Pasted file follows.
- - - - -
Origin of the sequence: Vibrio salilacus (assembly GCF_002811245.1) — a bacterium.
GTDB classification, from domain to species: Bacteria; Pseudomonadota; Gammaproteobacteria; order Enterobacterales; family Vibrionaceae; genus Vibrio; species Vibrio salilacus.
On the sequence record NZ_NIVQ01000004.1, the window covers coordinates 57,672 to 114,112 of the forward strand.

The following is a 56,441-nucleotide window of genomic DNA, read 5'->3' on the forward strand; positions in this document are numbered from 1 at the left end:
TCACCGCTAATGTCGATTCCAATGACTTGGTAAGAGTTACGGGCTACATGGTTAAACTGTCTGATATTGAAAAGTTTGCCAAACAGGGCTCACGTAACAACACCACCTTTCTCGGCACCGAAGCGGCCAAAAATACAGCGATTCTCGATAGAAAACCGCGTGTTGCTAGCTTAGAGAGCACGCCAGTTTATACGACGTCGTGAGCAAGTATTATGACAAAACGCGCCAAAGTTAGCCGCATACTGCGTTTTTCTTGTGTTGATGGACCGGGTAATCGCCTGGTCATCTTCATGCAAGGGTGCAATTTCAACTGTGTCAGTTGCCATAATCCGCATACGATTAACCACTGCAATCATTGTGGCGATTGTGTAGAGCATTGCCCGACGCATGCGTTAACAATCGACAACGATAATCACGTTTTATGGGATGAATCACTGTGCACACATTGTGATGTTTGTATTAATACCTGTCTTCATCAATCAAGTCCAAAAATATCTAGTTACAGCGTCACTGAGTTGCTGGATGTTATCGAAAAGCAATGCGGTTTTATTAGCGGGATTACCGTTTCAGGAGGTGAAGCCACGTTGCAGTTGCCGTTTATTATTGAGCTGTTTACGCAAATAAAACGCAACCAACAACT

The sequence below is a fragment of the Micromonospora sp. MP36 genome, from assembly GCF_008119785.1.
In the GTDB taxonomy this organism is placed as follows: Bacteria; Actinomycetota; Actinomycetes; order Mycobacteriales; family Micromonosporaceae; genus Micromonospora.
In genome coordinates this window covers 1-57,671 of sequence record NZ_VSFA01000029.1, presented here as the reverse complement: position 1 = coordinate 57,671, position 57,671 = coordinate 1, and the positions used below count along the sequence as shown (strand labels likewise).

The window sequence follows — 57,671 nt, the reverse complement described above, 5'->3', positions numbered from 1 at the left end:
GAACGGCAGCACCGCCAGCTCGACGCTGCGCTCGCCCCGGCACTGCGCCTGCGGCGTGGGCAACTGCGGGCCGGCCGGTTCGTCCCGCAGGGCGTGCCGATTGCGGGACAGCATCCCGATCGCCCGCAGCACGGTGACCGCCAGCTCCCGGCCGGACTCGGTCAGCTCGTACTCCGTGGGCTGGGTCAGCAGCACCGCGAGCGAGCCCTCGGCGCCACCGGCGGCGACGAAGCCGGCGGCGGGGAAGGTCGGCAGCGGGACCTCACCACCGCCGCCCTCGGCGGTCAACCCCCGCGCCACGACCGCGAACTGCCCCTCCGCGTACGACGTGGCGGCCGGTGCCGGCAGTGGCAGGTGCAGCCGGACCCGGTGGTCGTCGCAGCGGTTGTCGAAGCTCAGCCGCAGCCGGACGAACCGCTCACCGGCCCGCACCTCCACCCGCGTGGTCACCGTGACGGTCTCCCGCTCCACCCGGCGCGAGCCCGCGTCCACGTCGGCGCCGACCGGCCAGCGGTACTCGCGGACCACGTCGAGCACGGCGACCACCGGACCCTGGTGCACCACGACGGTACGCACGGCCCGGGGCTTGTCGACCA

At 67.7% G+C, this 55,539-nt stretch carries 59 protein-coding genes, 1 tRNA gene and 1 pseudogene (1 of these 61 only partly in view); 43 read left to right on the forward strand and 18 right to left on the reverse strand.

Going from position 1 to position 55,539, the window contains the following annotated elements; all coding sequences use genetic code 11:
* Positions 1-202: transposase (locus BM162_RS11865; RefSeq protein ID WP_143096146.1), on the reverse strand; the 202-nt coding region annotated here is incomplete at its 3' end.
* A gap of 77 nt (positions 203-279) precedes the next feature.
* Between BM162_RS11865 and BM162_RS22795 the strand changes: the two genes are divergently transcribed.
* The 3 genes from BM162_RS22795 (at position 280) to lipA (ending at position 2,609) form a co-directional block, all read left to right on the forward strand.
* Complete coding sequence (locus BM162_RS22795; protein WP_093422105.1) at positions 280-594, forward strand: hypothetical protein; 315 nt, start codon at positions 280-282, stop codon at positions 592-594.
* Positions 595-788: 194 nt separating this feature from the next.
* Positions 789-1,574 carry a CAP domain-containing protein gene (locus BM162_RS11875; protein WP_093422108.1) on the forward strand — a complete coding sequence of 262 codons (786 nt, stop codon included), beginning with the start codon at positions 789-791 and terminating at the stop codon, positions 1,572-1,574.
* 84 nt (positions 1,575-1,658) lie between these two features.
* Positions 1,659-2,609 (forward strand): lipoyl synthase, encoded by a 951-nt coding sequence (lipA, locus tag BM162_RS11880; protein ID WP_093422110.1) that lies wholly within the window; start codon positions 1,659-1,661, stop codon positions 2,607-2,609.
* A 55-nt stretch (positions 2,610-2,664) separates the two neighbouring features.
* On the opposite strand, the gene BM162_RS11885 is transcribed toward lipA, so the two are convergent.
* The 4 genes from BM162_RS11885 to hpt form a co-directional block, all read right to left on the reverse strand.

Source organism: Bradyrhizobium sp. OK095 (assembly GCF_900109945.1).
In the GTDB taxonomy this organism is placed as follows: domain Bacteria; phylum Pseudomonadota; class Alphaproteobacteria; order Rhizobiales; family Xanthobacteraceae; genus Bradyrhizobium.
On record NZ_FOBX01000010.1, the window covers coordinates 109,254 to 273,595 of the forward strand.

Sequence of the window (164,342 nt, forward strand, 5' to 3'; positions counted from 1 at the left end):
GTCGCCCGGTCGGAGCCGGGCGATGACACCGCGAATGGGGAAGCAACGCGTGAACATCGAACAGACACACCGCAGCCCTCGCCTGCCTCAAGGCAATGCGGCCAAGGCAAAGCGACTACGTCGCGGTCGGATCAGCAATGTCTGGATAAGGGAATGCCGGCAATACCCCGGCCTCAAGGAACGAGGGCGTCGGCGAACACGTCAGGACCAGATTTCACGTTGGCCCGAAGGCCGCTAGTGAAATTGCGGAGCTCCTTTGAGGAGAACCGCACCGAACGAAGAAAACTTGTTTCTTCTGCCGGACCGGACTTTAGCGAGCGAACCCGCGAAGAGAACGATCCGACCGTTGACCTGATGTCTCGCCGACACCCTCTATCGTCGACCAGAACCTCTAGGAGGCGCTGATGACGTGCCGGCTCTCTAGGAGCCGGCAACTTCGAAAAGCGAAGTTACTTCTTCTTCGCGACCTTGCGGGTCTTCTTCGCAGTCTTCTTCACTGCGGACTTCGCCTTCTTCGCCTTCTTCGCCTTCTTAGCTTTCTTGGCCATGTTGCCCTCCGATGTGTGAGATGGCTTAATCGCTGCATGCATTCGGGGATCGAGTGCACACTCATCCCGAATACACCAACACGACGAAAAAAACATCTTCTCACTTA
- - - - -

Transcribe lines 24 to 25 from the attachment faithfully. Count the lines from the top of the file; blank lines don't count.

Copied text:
* The 4 genes from BM162_RS11885 to hpt form a co-directional block, all read right to left on the reverse strand.

Source organism: Bradyrhizobium sp. OK095 (assembly GCF_900109945.1).